Benefits, Talent Management

Bonuses Are Nice, But Do You Really Know What Drives Your Top Talent?

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Retention has become a big deal and a top concern for many organizations.

This is acutely true around high performers and employees with very in-demand skills.

And, as with many people issues, one of our first responses is to put more money on the table. Just look at the steady growth (beyond the brief recessionary dip) in the use of retention bonuses over the past 10 years (courtesy of WorldatWork‘s annual salary budget survey):

WorldatworkchartIt’s about the overall employment experience

Not that there’s anything wrong with offering additional compensation to people who bring a lot of value to the organization. It’s necessary and smart in most cases, but it may not be sufficient.

Recent research (Retention of Key Talent and the Role of Rewards) produced by WorldatWork in cooperation with Loyola University’s Dow Scott and Hay Group found that while rewards play an important role in retaining key talent, organizations are best served by attending to the overall employment experience of these individuals and by using a broad tool kit of retention methods, including a proactive process for their development and advancement.

With that in mind, I really appreciated a recent strategy + business article titled Retaining Top Talent: Yes It Really Is About Them by Susan Cramm. In it, she suggests five questions to help leaders get to know their top talent in a conversation that can pave the way for finding assignments and opportunities that will build their capabilities in alignment with their longer-term goals.

5 questions to help know your top talent

The questions are:

  1. What are your proudest accomplishments and biggest disappointments? Why?
  2. What activities energize you and drain you?
  3. How would you force rank the following rewards: financial gain, power and influence, lifestyle, autonomy, affiliation, intellectual challenge, competence, recognition, other?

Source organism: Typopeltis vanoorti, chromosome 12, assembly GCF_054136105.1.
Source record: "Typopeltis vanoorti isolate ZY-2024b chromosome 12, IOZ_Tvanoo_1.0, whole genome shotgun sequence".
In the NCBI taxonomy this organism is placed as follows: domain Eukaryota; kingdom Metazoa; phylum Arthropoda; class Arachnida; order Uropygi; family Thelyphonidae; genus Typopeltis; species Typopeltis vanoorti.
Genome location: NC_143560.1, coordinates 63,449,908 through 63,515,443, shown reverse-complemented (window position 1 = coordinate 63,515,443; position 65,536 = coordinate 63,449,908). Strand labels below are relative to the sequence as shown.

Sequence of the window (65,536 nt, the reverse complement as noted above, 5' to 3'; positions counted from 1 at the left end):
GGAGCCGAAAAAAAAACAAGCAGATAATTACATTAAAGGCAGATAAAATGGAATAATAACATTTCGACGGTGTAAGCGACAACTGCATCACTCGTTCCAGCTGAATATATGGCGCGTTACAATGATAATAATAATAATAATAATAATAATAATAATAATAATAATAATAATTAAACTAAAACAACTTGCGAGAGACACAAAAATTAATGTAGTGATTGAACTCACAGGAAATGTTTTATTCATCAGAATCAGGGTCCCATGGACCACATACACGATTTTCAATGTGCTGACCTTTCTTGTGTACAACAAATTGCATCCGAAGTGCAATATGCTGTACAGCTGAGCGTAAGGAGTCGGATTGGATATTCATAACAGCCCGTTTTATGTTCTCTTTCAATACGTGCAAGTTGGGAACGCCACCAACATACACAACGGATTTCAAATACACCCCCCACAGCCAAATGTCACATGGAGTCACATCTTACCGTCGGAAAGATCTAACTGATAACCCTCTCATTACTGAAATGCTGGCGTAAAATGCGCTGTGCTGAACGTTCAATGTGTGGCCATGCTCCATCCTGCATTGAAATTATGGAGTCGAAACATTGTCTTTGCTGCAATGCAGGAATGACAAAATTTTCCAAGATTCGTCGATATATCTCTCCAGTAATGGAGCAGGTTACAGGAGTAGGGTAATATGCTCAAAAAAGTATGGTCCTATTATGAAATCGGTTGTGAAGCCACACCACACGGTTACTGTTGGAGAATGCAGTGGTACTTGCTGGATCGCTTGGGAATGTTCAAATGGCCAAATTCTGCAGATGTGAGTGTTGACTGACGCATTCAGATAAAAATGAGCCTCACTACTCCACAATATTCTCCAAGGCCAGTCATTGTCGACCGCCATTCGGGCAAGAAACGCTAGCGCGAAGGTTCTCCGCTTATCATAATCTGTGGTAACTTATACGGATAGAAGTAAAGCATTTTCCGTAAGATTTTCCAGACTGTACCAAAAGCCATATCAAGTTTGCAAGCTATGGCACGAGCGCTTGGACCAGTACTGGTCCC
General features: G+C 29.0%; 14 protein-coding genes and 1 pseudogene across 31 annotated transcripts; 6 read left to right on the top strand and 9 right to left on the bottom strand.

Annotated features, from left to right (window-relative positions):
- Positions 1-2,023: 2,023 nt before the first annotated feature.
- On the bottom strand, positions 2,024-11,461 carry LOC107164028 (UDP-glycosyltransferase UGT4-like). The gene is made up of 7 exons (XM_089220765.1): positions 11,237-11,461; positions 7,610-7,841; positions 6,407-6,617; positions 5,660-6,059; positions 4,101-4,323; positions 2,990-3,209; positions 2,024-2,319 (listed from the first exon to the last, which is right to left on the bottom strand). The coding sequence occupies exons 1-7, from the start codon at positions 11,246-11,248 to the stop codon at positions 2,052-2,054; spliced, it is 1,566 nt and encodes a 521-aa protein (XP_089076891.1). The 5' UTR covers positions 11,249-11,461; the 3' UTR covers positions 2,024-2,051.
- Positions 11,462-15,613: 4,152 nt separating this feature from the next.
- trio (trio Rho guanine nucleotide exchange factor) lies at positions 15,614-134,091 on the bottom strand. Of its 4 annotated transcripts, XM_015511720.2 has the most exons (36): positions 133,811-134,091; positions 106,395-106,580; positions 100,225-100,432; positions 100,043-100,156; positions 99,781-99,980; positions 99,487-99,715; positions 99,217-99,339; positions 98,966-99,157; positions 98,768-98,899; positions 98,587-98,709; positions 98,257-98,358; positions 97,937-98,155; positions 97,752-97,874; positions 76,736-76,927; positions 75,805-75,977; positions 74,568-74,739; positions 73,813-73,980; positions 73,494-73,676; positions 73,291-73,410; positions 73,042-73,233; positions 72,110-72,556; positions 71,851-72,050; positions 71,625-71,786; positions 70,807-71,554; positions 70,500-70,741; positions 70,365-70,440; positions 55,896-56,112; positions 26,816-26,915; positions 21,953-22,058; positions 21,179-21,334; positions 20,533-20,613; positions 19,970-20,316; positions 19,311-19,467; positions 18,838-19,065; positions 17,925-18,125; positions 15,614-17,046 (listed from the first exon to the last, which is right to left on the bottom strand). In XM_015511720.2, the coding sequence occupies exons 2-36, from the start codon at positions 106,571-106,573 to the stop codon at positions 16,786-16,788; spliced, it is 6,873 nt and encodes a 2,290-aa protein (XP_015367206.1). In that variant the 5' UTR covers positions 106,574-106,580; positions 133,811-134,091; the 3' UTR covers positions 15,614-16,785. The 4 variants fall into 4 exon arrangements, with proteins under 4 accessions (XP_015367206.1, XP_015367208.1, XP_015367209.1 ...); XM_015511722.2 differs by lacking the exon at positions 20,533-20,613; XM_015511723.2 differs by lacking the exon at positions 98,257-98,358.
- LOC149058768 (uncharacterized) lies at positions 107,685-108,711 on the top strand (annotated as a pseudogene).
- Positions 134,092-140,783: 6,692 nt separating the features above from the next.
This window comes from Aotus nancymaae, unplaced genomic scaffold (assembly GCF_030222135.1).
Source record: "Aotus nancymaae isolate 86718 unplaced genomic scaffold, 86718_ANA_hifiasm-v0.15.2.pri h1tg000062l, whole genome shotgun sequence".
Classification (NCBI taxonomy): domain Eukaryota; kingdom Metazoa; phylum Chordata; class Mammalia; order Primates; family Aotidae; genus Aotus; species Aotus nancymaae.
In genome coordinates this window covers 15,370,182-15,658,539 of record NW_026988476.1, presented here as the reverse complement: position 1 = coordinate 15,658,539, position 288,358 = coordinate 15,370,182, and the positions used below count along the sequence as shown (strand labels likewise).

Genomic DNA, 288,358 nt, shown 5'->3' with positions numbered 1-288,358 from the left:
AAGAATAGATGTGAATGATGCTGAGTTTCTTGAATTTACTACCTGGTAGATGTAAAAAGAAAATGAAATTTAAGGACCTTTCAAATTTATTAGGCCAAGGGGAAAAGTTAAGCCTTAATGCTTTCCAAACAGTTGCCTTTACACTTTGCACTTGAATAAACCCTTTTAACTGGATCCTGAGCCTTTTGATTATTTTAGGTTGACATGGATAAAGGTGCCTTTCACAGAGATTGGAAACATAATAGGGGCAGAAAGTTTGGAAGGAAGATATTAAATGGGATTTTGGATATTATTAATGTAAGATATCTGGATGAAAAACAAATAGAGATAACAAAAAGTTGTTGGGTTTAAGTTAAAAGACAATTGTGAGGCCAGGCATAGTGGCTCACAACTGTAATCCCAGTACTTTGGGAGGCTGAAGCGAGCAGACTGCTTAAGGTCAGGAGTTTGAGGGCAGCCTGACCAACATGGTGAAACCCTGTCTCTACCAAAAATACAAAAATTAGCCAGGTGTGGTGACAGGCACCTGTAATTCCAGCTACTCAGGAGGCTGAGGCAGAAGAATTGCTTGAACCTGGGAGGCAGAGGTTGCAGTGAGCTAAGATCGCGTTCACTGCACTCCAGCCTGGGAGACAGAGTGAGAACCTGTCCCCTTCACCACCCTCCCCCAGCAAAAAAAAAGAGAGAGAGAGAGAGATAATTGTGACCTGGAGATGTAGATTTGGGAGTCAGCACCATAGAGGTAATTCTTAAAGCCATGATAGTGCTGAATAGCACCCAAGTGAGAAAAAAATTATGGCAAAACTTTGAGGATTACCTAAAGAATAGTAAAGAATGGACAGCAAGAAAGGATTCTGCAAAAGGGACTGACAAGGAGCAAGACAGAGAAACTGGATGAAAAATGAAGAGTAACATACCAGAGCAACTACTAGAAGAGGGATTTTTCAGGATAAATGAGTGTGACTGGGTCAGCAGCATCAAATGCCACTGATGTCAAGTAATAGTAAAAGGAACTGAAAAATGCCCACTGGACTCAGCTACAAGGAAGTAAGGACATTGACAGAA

4. If you died tomorrow, what would you want your legacy to be?
  5. What is your five-year career goal? If you don’t have one, what’s your “best guess”?

Cramm notes that over the past 15 years, she has yet to meet a leader who could answer these questions about one of their key employees.

She also shares the feedback she receives, time and time again, from the employees who have participated in these conversations. They tell her that it is the first time any supervisor invested the time to get to know them and to actively sponsor their career development.

Are your leaders taking the steps — beyond putting additional dollars on the table — that will truly make it hard for your top talent to leave?

This was originally published on Ann Bares’ Compensation Force blog.

Ann Bares is the Managing Partner of Altura Consulting Group. She has over 20 years of experience consulting in compensation and performance management and has worked with a variety of organizations in auditing, designing and implementing executive compensation plans, base salary structures, variable and incentive compensation programs, sales compensation programs, and performance management systems. Her clients have included public and privately held businesses, both for-profit and not-for-profit organizations, early stage entrepreneurial organizations and larger established companies. Ann also teaches at the University of Minnesota and Concordia University. Contact her at abares@alturaconsultinggroup.com.
  • John Ludike

    Redirect part of retention bonus pool funds to employee referral scheme which is performance based and save money as well as improve retention and productivity.